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If you're looking for ways to get out and challenge your body as summer winds down, there are a handful of local races that will get your blood pumping -- some even take place this weekend.
Finding time to consistently exercise is challenging, particularly in our area, where the need to balance long commutes, careers and personal obligations often interfere with our best intentions to exercise regularly. But with some determination and creative scheduling, carving out just a small part of your day is all it takes to be consistent with your fitness.
Instead of avoiding the outdoors all summer, embrace the heat by following these training and racing tips:
Before Rachel Panay joined Back On My Feet, she was an alcoholic with a waning music career. And she certainly wasn't a runner. Yet at a quarter of six on a chilly morning, she's outside the N Street Women's Shelter dressed in a thick black coat, wool hat and gloves preparing for a run.
A marathon is supposed to end with smiles, maybe tears of joy and certainly exhaustion. It is not supposed to end with carnage and blood on the streets. The horror that struck Boston last week makes some of us wonder: Could it happen here, too?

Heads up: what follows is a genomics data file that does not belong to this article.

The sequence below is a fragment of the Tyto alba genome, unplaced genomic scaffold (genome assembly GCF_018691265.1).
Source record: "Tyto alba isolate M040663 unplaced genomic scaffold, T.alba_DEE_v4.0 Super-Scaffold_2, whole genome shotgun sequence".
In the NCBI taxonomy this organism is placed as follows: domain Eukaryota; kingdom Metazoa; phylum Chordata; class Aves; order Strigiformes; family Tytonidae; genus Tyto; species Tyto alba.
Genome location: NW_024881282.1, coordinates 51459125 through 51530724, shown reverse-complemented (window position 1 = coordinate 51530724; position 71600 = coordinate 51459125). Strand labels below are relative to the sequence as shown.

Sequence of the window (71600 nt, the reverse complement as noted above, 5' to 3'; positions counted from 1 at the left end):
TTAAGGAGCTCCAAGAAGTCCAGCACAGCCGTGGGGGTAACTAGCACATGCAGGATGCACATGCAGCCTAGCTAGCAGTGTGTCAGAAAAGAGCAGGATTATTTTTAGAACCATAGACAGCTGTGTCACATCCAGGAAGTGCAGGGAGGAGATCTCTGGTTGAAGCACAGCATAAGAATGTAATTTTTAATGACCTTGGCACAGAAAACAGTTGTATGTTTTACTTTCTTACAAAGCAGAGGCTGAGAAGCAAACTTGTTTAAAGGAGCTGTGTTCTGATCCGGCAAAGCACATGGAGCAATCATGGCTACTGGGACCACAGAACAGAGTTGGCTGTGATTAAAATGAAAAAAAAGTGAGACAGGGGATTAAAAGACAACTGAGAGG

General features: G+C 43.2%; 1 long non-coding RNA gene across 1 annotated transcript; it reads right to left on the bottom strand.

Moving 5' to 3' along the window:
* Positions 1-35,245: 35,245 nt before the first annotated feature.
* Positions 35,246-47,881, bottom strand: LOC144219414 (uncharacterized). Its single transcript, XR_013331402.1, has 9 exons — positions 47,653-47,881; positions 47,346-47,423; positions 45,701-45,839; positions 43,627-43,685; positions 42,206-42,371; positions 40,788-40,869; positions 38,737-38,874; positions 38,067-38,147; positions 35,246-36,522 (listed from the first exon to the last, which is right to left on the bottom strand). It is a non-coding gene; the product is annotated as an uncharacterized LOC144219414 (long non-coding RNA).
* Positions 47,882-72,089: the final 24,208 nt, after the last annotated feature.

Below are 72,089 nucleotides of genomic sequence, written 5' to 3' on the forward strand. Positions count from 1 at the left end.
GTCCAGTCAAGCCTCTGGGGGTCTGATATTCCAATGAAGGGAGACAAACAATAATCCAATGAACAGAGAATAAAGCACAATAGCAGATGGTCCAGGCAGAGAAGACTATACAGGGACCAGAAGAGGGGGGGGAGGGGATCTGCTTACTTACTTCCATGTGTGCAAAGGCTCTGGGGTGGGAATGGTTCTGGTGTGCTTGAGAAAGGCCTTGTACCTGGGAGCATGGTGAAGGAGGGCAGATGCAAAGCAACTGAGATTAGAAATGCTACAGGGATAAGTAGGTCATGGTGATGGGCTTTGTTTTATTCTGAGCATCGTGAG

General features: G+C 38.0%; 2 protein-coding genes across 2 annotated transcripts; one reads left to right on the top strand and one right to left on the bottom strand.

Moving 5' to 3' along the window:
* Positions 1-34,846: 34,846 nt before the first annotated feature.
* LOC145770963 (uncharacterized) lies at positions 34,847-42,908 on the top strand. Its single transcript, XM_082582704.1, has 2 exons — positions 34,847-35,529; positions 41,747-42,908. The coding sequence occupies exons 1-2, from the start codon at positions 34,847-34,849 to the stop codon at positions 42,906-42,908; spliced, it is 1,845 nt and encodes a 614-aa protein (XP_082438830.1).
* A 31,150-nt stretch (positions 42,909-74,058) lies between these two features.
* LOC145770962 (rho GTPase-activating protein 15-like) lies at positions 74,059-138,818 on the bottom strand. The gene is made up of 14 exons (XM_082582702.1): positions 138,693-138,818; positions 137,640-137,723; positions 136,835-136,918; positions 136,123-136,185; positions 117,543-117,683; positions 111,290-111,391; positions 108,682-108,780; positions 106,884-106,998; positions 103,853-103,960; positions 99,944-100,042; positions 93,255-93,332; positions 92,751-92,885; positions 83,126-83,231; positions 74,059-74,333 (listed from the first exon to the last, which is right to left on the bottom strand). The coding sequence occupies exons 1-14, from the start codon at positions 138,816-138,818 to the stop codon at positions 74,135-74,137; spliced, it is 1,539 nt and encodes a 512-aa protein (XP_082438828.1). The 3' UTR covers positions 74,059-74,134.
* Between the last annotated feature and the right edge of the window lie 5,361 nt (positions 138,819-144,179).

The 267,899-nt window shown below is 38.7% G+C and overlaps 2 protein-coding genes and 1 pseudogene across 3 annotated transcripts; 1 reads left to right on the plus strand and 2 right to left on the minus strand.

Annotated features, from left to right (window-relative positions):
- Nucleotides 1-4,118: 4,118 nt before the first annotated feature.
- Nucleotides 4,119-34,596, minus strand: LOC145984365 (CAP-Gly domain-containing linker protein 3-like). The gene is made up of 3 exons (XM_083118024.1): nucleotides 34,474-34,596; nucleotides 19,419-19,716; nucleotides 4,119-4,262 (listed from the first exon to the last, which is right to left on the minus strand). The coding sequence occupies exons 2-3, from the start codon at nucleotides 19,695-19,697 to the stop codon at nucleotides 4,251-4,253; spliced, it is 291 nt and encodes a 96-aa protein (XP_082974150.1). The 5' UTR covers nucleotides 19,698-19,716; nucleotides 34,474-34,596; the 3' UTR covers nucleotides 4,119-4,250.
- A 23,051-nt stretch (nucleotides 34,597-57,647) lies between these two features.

There will always be a Boston Marathon. By the Lord's grace, I'll get back there and have a wicked good time.
I've been in a serious on-and-off-again relationship for 12 years. It's complicated.
"I run for Boston." So many marathoners have declared that line over the years while training to achieve a qualifying time for what is considered the Holy Grail of American marathons.
Marathon day in Boston is a day traditionally filled with eager runners, packed bars and sidewalks overflowing with supporters, signs and cheers. But the 117th Boston Marathon deviated drastically from tradition.
Mike Hill, the director of Sports Performance at Georgetown University talks to Paula Wolfson about the ABCs of healthy knees.
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